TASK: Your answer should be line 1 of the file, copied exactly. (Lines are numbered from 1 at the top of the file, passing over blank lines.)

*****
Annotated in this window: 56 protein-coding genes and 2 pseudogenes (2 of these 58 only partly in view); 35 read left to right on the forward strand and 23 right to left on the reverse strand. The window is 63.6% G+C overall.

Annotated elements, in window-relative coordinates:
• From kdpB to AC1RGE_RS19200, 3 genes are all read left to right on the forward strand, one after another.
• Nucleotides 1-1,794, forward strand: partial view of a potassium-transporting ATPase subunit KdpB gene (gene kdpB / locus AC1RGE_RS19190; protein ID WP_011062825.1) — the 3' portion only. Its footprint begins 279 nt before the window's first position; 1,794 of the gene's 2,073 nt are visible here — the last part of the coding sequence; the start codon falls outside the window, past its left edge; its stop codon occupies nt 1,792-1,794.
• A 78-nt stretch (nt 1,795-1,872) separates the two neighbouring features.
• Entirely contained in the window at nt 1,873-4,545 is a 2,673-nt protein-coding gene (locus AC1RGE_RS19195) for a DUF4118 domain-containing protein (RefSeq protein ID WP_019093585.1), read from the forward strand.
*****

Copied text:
Annotated in this window: 56 protein-coding genes and 2 pseudogenes (2 of these 58 only partly in view); 35 read left to right on the forward strand and 23 right to left on the reverse strand. The window is 63.6% G+C overall.